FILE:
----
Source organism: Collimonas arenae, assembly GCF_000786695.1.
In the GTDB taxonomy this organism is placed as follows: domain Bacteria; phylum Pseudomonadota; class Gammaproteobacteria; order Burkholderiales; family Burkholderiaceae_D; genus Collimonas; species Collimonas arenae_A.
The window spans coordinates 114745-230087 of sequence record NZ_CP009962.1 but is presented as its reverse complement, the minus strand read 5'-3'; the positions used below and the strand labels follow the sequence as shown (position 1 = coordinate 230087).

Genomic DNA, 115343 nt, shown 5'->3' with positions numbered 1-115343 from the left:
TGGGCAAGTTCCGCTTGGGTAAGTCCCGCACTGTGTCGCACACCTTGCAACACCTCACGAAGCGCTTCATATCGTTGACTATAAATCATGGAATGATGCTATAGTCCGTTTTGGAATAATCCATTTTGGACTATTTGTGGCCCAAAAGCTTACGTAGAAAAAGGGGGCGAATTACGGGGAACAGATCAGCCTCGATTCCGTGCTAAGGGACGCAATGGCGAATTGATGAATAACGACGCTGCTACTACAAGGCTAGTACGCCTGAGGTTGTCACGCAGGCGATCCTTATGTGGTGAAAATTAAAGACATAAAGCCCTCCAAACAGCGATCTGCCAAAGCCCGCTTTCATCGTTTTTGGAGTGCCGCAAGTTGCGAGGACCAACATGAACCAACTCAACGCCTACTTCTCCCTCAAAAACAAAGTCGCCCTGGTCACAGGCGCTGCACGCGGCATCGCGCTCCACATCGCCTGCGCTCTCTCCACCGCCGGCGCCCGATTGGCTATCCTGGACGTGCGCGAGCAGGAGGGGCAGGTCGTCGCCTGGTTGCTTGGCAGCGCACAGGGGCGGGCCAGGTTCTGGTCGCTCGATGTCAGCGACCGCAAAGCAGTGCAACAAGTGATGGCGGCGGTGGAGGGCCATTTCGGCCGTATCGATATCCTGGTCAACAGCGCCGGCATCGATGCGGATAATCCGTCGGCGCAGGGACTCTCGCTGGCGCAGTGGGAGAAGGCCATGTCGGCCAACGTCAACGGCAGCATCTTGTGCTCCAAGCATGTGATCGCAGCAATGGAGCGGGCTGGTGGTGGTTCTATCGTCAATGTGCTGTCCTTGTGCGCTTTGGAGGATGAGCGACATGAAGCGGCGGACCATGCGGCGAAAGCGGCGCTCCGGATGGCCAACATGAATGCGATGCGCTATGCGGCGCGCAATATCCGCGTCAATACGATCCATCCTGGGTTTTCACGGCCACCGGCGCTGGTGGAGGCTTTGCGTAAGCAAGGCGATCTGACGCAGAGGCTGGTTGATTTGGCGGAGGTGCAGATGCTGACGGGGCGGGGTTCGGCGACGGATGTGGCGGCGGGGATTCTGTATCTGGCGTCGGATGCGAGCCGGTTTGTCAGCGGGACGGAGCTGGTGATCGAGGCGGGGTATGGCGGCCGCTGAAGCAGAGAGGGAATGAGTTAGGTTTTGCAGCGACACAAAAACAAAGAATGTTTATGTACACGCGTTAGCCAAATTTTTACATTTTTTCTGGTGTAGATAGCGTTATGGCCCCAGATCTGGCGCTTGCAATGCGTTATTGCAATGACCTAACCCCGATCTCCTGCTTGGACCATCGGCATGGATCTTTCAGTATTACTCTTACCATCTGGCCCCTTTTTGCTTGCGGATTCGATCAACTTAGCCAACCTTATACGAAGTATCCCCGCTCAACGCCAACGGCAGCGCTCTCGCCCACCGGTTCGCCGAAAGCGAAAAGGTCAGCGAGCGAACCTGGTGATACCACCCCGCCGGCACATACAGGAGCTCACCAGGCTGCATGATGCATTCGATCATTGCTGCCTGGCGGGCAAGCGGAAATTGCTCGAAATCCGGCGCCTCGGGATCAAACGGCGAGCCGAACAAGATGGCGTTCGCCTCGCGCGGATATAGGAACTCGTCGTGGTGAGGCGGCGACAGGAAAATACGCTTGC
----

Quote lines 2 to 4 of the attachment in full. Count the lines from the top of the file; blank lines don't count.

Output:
In the GTDB taxonomy this organism is placed as follows: domain Bacteria; phylum Pseudomonadota; class Gammaproteobacteria; order Burkholderiales; family Burkholderiaceae_D; genus Collimonas; species Collimonas arenae_A.
The window spans coordinates 114745-230087 of sequence record NZ_CP009962.1 but is presented as its reverse complement, the minus strand read 5'-3'; the positions used below and the strand labels follow the sequence as shown (position 1 = coordinate 230087).

Genomic DNA, 115343 nt, shown 5'->3' with positions numbered 1-115343 from the left: